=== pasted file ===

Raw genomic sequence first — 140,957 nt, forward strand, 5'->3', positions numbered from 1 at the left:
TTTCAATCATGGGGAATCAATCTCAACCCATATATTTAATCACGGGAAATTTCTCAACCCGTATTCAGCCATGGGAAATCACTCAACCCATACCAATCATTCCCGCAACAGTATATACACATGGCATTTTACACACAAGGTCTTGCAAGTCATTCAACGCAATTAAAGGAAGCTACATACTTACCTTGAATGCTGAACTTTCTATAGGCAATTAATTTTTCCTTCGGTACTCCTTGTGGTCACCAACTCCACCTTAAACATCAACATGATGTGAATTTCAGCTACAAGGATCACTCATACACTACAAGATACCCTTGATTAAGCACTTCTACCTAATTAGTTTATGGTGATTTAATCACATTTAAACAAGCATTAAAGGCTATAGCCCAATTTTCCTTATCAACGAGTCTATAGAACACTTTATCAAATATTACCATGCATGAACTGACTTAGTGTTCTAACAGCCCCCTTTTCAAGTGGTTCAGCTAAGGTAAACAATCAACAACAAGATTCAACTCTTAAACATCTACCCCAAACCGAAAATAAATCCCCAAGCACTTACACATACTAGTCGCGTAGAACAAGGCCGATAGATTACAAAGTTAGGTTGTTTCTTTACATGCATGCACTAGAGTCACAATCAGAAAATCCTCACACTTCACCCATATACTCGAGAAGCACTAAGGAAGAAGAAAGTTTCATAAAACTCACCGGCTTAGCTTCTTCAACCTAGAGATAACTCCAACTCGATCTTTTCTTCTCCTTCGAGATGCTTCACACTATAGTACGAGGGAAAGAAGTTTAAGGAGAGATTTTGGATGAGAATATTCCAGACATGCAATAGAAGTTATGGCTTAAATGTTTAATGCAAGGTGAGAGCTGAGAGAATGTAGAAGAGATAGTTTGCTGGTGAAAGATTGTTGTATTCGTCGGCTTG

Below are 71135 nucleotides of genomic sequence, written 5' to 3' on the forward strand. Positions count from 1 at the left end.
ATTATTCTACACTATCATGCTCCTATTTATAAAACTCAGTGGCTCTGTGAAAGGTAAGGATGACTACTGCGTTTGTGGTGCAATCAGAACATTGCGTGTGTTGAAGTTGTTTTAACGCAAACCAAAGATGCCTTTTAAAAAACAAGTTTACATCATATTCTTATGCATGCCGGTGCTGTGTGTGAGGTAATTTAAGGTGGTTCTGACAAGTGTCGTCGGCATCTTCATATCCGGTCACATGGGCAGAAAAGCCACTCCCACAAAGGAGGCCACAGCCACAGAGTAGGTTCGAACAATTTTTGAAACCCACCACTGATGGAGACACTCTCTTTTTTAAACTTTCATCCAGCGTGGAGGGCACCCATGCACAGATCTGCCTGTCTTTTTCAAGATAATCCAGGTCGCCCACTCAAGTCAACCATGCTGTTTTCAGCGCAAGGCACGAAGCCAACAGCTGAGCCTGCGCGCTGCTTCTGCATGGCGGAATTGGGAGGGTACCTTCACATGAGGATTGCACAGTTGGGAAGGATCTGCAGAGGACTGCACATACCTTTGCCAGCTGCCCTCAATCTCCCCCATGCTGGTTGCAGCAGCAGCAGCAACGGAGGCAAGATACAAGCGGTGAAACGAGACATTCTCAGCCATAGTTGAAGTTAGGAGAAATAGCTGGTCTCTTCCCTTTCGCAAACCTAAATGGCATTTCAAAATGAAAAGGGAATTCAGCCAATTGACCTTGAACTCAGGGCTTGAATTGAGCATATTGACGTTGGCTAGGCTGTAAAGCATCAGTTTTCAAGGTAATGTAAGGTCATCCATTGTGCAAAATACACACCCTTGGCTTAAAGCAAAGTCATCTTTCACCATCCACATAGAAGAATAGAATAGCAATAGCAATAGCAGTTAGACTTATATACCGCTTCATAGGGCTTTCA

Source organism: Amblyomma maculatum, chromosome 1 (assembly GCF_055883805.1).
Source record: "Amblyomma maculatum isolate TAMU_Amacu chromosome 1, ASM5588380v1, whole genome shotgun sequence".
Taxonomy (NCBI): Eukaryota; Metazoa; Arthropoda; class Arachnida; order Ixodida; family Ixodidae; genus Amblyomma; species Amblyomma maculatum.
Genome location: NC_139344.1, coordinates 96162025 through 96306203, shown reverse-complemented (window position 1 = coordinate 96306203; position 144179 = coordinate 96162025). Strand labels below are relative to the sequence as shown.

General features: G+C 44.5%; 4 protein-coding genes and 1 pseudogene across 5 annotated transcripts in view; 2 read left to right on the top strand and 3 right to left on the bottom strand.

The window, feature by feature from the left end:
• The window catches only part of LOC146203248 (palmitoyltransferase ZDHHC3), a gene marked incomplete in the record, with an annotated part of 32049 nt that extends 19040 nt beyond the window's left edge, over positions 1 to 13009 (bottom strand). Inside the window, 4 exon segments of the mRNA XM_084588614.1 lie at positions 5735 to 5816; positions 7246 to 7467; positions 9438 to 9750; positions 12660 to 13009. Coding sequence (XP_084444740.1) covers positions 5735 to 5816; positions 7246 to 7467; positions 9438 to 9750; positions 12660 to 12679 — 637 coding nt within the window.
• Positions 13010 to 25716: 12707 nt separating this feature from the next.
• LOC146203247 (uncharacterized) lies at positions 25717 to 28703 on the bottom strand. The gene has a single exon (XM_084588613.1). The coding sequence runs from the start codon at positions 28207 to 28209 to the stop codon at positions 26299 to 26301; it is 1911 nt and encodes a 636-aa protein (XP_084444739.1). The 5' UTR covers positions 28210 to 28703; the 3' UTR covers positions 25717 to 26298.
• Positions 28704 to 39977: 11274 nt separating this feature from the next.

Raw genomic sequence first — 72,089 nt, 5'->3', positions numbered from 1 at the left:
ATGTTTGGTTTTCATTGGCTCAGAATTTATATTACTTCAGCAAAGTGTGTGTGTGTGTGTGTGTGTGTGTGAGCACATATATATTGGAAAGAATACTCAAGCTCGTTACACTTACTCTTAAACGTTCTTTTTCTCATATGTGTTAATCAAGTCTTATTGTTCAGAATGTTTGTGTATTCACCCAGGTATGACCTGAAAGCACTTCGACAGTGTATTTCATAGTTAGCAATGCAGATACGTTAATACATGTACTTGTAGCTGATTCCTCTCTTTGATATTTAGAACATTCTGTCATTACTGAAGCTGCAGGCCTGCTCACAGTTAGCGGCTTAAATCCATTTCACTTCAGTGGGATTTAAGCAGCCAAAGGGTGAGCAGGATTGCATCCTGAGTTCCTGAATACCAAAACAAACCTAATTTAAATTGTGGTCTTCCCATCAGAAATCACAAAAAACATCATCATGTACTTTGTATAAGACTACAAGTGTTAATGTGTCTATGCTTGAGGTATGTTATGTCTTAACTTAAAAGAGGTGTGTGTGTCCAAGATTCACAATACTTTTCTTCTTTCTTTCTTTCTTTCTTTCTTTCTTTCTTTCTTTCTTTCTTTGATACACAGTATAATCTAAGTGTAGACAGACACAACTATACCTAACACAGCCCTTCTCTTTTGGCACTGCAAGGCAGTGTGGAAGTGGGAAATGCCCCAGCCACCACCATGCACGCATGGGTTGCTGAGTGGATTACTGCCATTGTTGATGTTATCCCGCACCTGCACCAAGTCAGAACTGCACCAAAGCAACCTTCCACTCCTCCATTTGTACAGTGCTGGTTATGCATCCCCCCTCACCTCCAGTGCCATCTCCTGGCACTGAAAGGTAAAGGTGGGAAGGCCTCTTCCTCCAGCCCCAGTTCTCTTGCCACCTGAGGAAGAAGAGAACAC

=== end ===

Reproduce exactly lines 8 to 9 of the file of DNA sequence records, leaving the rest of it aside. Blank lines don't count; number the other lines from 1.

Genome location: NC_139344.1, coordinates 96162025 through 96306203, shown reverse-complemented (window position 1 = coordinate 96306203; position 144179 = coordinate 96162025). Strand labels below are relative to the sequence as shown.

General features: G+C 44.5%; 4 protein-coding genes and 1 pseudogene across 5 annotated transcripts in view; 2 read left to right on the top strand and 3 right to left on the bottom strand.